In this chapter, Feynman writes down the retarded Coulomb's law, $$\begin{equation} \label{Eq:II:21:1} \mathbf E=\frac{q}{4\pi\epsilon_0}\biggl[ \frac{\mathbf e_{r'}}{r'^2}+\frac{r'}{c}\,\frac{d}{dt}\biggl( \frac{\mathbf e_{r'}}{r'^2}\biggr)+\frac{1}{c^2}\,\frac{d^2}{dt^2}\,\mathbf e_{r'} \biggr] \end{equation}$$

and further explains about the various terms.

Disclaimer: All the text from here is, what I could understand, it might be egregious, so please bare with me.

  1. The logic behind the first term, as far as I could see, is to account for the following thing; When we try to find the $\mathbf E$ at a farther distance from the charge, the normal coulomb's law namely, $\mathbf E=\dfrac{q}{4\pi\epsilon_0}\dfrac{\mathbf e_{r'}}{r^2}$ doesn't hold good, as Coulomb's law gives a value for the field when given a position, neglecting the time taken for the field to travel to that point. So if the source charge is moving, when we try to measure $\mathbf{E}$ at time $t$, we plug into Coulomb's law, the distance from the charge at time t, and it will give a value, but that value in reality, takes some time to travel the distance $r\,$. So to correct this, we give coulomb's law the distance at a time $\,t-r'/c\,$ rather than $t$. Therefore the solution of the potentials and the fields are functions of $\,t-r/c\,$; $\,f(t-r/c)$ rather than $f(t)$.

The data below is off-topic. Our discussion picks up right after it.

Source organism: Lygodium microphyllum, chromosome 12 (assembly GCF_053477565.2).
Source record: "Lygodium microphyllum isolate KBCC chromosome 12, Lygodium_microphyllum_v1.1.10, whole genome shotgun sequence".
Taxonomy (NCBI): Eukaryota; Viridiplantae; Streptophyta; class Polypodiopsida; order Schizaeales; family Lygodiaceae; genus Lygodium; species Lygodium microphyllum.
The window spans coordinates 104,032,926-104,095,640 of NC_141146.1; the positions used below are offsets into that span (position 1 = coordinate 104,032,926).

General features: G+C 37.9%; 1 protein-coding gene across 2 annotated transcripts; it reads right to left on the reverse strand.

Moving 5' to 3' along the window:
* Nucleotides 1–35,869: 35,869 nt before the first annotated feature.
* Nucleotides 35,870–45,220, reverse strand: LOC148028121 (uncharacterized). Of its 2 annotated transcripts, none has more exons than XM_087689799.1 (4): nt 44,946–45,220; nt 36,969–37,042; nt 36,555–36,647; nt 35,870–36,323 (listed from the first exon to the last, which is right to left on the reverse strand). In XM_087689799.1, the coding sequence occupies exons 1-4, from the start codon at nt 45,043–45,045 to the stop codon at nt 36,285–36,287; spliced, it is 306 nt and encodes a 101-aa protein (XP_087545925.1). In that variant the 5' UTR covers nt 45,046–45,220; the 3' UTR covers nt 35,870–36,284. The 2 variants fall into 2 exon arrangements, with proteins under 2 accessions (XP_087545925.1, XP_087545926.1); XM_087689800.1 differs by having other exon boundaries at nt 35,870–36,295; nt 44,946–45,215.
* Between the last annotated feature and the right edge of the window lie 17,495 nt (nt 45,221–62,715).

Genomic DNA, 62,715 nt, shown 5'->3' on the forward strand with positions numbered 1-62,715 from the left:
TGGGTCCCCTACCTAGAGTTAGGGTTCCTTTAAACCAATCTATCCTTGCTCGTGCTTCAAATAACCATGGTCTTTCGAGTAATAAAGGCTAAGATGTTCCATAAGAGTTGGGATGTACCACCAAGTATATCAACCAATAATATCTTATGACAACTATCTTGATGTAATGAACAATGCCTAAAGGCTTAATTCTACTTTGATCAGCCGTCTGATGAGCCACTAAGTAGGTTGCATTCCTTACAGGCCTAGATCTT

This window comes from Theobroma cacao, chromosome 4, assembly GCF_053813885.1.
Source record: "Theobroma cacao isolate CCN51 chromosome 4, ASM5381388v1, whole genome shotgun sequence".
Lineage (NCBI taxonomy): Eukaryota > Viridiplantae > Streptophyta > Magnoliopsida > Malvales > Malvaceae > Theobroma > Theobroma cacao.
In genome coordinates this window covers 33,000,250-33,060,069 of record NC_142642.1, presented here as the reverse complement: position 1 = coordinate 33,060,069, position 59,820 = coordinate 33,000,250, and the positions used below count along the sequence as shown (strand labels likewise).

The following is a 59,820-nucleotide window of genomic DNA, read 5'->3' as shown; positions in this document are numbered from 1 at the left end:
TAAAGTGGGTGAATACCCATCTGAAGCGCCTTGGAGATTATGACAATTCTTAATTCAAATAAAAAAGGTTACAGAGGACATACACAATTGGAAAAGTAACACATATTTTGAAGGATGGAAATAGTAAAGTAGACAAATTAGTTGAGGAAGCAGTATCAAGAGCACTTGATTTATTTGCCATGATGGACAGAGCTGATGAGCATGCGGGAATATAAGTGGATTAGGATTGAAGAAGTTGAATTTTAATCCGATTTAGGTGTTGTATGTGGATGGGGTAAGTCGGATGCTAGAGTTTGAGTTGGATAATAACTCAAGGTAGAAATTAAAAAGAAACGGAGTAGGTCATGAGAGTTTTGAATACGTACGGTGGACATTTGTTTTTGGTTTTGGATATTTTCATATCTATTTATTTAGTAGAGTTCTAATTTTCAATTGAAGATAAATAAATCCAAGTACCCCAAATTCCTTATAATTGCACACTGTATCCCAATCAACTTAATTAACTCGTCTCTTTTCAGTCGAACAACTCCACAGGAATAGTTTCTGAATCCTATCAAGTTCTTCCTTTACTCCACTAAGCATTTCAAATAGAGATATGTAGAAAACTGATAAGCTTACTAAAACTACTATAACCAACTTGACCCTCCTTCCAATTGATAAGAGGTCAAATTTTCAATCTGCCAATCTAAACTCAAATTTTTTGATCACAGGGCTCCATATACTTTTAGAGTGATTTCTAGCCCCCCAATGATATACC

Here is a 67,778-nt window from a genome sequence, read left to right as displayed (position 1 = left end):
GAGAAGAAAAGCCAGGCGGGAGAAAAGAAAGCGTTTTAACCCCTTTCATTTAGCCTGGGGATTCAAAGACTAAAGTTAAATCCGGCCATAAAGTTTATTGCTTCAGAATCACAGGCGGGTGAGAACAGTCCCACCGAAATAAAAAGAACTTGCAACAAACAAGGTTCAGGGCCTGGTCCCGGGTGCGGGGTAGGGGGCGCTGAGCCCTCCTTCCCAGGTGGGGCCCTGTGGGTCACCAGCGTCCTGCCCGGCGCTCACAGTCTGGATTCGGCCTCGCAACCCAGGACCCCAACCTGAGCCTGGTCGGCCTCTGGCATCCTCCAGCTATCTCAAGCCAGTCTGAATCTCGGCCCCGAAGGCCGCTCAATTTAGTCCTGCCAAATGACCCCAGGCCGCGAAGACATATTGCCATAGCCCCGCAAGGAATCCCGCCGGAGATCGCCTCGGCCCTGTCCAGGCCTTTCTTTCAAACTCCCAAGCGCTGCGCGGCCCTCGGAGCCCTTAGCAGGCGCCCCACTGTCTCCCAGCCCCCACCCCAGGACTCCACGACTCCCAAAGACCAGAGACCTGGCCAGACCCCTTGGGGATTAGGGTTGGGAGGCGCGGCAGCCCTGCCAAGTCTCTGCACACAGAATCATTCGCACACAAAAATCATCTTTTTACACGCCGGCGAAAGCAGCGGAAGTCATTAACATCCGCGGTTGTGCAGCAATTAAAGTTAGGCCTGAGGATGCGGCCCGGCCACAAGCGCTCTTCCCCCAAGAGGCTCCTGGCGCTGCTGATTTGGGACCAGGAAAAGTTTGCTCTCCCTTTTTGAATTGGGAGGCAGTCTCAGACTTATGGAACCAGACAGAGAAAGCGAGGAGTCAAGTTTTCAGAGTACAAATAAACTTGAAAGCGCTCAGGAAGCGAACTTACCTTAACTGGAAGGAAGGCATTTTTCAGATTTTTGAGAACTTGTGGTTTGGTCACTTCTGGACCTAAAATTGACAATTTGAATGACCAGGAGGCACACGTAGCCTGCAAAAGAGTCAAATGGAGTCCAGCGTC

2. And later he explains that the second term, is correcting this retardation by making a linear approximation. But the whole point of giving Coulomb's law $r'$ was to account for the thing mentioned above? Why do we correct this again?

  3. And I couldn't understand the third term at all!

Can someone please point the places where I'm wrong?

  • $\begingroup$ Related: physics.stackexchange.com/q/227484 $\endgroup$ – G. Smith Oct 13 '19 at 3:56
  • $\begingroup$ I suggest that understanding the derivation of this equation from Maxwell’s equations is more important than trying to justify the three terms by hand-waving arguments. $\endgroup$ – G. Smith Oct 13 '19 at 4:00
  • $\begingroup$ @G.Smith Yes, I agree, but I really don't understand the role of the last two terms. In the answer that you've linked, it's specified that the last two terms are present to satisfy various frames of reference. In that sense, yeah I understand, but what do they do in a stationary frame of reference? $\endgroup$ – Aravindh Vasu Oct 13 '19 at 4:15
  • $\begingroup$ I am more familiar with the equivalent Liénard-Wiechert fields. The two terms there are seen to be a $1/r^2$ “static” field that depends only on velocity and a $1/r$ “radiative” field that depends on acceleration. I like this better than Feynman’s formula. I suppose Feynman’s third term must be the radiative field since it has a second time derivative. $\endgroup$ – G. Smith Oct 13 '19 at 4:44

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